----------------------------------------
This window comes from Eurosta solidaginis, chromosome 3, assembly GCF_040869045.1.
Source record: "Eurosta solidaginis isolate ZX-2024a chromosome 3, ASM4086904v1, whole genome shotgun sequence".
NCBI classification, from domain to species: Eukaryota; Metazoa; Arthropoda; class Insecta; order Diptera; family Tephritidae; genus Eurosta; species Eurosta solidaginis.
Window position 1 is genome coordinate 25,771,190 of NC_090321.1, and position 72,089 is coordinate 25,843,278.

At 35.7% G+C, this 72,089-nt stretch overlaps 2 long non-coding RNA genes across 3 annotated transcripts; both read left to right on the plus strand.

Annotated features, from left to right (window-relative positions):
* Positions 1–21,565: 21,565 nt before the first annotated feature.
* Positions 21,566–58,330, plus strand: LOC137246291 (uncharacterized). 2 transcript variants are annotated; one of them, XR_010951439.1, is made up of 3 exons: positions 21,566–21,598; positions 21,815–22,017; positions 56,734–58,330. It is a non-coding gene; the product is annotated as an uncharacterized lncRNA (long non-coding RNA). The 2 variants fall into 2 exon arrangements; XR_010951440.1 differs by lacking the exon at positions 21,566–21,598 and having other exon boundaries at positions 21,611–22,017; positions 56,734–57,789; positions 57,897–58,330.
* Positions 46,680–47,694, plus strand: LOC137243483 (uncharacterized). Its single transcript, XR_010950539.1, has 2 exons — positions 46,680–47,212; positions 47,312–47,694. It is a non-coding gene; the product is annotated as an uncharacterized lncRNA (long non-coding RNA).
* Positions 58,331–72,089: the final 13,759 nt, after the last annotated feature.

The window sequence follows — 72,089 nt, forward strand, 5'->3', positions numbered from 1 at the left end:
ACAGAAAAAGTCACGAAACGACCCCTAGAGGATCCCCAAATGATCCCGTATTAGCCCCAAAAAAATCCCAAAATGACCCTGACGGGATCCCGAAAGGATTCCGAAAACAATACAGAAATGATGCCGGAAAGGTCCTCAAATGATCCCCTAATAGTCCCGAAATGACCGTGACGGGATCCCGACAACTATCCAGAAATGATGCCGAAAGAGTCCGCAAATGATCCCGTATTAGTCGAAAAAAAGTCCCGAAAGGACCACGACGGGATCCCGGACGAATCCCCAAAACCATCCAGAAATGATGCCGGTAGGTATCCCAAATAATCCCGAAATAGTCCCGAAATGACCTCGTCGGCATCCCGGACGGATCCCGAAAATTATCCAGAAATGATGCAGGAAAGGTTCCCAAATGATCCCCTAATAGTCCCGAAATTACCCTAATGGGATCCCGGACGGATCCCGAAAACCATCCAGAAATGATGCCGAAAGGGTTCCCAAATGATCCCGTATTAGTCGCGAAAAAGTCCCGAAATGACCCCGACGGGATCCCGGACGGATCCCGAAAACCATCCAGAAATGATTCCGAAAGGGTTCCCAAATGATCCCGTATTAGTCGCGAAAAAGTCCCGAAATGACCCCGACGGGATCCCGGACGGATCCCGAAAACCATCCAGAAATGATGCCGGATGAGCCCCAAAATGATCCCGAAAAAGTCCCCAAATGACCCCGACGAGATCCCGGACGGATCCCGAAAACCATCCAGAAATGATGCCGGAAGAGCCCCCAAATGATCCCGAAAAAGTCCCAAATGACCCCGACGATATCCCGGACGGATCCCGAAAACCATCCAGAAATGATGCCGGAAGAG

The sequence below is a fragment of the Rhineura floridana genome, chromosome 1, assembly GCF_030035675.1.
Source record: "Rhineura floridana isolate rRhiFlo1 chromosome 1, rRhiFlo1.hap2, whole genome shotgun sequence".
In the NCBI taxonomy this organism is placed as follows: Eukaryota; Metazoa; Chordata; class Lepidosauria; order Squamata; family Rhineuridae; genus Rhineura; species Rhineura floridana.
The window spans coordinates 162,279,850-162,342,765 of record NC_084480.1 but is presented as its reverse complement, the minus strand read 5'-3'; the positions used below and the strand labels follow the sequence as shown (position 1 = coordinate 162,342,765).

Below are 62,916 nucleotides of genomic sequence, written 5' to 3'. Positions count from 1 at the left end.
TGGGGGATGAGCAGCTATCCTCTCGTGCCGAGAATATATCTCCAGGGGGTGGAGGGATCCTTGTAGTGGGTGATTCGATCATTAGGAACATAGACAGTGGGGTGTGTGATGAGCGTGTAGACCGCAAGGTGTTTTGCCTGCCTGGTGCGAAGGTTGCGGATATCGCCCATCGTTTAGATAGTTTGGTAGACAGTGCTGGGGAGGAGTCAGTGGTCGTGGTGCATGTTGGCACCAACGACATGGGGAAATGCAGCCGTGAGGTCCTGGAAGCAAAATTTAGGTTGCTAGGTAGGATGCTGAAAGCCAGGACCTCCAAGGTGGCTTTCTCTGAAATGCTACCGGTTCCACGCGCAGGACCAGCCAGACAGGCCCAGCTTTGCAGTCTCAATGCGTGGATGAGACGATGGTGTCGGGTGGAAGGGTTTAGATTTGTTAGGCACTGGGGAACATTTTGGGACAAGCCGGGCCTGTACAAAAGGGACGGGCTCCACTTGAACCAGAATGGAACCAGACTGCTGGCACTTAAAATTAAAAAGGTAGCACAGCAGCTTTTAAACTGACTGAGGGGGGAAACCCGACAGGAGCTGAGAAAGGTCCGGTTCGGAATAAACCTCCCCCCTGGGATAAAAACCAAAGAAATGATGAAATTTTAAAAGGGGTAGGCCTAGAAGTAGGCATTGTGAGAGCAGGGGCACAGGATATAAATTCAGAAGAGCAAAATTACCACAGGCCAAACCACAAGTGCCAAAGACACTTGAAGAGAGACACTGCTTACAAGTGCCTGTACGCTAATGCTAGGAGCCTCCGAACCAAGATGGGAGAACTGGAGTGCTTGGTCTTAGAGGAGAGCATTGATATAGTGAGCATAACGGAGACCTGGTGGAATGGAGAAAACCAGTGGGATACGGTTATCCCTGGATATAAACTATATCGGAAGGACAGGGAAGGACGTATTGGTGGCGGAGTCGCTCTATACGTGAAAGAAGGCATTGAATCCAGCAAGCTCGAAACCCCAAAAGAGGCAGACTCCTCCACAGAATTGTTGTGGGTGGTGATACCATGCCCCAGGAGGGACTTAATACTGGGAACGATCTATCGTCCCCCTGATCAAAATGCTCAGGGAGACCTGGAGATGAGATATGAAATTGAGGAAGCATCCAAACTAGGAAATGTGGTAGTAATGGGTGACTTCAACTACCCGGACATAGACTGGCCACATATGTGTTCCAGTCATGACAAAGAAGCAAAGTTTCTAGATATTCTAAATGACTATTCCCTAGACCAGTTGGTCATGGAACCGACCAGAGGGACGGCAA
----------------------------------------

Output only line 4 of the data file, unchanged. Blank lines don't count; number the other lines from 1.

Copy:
Window position 1 is genome coordinate 25,771,190 of NC_090321.1, and position 72,089 is coordinate 25,843,278.